Improv is truly a team sport. If you’ve been lucky enough to witness the magic of two or more people affirming, contributing and creating a story together, then you know what I mean. In those moments it’s clear to me that the sum of all parts (or people) is more powerful than a singular person – and that is the purpose of teamwork. Or is it?
Often when we work in teams, our goal is simply to finish an assignment. Whether a presentation or new project, we approach teamwork as a tool to complete a task faster, not to take the task further. This is why, in groups, many of us quietly mumble a quiet prayer about having the option of working alone. With our hectic schedules, deadlines and endless to-do-lists we’ve forgotten that the purpose of teamwork isn’t an exercise for completion, but collaboration… and that means achieving something bigger, better, and more valuable than what we would have been able to create by ourselves. (Don’t believe me, see inspirational quotes below.)
Because in improv we seldom know exactly where the scene is going, as players we focus more on what is possible than what is practical. If we agree that the purpose of working on a team is not just completing or creating, but creating bigger and completing more than what we can do alone, then we have to push past one of our favorite adult habits: realism.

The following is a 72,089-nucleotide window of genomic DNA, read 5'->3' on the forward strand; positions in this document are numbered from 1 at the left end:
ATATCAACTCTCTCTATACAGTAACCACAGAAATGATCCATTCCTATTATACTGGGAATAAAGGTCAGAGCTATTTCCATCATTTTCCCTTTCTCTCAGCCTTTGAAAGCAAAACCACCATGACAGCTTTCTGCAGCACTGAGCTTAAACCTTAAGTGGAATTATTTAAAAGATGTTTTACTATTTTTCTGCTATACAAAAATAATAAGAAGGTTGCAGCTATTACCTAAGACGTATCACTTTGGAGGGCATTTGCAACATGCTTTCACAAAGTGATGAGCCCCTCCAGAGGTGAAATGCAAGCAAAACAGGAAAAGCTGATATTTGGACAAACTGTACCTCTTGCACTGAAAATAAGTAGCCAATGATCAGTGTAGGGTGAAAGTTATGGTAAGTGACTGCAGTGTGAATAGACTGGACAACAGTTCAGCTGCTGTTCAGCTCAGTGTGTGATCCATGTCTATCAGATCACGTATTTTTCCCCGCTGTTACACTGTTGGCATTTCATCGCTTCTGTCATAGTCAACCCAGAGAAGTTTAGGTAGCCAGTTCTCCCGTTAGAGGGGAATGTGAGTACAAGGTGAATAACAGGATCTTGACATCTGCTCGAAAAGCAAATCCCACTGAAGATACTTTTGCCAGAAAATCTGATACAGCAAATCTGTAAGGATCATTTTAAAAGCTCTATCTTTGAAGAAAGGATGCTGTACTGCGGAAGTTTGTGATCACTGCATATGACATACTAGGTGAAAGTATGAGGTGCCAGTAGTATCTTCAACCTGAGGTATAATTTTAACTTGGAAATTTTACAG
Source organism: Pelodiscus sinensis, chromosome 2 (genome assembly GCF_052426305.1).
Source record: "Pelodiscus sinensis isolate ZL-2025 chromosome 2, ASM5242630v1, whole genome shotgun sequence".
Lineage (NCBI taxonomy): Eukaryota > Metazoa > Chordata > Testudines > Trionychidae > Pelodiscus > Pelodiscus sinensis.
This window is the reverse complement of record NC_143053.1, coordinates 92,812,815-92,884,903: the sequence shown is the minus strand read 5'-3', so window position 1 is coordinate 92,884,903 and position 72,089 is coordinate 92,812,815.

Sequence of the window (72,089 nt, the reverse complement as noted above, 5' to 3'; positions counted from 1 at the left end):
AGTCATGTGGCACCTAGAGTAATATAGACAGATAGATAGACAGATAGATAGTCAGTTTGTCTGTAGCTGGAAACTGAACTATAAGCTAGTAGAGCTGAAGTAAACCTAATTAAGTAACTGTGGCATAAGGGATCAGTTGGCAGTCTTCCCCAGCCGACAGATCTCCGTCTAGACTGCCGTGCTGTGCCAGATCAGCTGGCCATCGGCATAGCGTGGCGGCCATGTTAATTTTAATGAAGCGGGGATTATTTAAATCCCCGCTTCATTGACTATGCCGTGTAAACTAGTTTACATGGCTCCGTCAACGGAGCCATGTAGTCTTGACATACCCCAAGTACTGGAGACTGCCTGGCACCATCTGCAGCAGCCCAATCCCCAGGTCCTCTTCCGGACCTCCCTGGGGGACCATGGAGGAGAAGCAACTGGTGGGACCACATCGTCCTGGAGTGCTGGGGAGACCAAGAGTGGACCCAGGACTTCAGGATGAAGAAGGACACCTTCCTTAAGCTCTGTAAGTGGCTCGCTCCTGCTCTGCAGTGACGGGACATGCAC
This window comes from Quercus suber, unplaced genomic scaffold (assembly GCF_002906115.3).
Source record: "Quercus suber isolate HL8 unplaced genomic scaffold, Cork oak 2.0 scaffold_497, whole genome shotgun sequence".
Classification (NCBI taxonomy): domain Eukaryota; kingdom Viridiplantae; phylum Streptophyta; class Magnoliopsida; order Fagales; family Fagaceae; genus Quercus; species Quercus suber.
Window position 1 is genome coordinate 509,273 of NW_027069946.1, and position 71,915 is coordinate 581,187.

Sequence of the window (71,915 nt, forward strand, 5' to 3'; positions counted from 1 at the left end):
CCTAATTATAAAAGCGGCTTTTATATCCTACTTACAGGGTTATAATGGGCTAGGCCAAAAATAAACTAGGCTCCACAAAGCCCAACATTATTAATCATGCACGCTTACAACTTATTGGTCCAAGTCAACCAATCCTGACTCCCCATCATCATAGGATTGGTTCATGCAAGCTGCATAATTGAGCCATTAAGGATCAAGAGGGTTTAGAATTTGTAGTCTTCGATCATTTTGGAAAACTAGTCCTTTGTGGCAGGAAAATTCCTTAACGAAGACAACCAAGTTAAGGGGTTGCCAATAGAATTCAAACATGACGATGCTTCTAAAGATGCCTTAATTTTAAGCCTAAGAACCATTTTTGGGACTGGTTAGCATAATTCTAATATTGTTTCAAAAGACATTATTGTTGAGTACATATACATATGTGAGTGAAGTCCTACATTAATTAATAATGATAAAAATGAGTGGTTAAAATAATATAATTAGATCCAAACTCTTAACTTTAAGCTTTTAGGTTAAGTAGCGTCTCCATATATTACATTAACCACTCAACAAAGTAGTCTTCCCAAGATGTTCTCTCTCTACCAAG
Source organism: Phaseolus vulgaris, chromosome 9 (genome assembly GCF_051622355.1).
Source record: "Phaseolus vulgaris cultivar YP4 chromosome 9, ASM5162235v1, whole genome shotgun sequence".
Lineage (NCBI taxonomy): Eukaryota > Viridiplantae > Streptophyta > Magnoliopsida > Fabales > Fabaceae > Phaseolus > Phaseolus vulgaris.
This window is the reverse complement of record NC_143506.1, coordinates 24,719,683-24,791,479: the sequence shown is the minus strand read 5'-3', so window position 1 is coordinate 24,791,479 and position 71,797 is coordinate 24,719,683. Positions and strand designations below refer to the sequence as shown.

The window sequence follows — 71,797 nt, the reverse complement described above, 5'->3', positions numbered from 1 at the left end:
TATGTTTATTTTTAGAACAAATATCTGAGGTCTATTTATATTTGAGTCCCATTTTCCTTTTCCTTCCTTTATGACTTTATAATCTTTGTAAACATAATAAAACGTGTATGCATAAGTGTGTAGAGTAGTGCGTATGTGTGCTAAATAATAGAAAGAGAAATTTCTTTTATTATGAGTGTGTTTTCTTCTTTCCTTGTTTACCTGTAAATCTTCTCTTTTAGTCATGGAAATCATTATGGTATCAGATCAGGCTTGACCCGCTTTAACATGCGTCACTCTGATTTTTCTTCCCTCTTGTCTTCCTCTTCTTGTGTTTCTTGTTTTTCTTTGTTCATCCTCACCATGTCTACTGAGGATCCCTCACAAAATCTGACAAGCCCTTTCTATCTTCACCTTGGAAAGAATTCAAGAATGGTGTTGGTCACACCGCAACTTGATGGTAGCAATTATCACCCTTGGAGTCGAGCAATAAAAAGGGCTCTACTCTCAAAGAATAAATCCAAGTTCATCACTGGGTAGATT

While being realistic works when talking about the economy and predicting outcomes, practicing realism as an adult easily becomes an intuitive mechanism for limitation. We become so enveloped in sharing what we should do to complete the project that we forget to consider what we could do as well. As William Shakespeare said, “We know what we are, but we know not what we may be.”
There’s a reason why your favorite and funniest stories have unexpected endings. One of the reasons we speak of “yes AND” so frequently in improv is because in affirming every idea we dwell in possibility. When we say “no” or “I should” we narrow and eliminate alternative ideas all together. So next time you’re working on a team, don’t just focus on getting to the end: Find freedom in the fact that together (contributing to each other’s strengths) you can achieve a much bigger, better and more brilliant ending.
– Lawrese Brown, Engager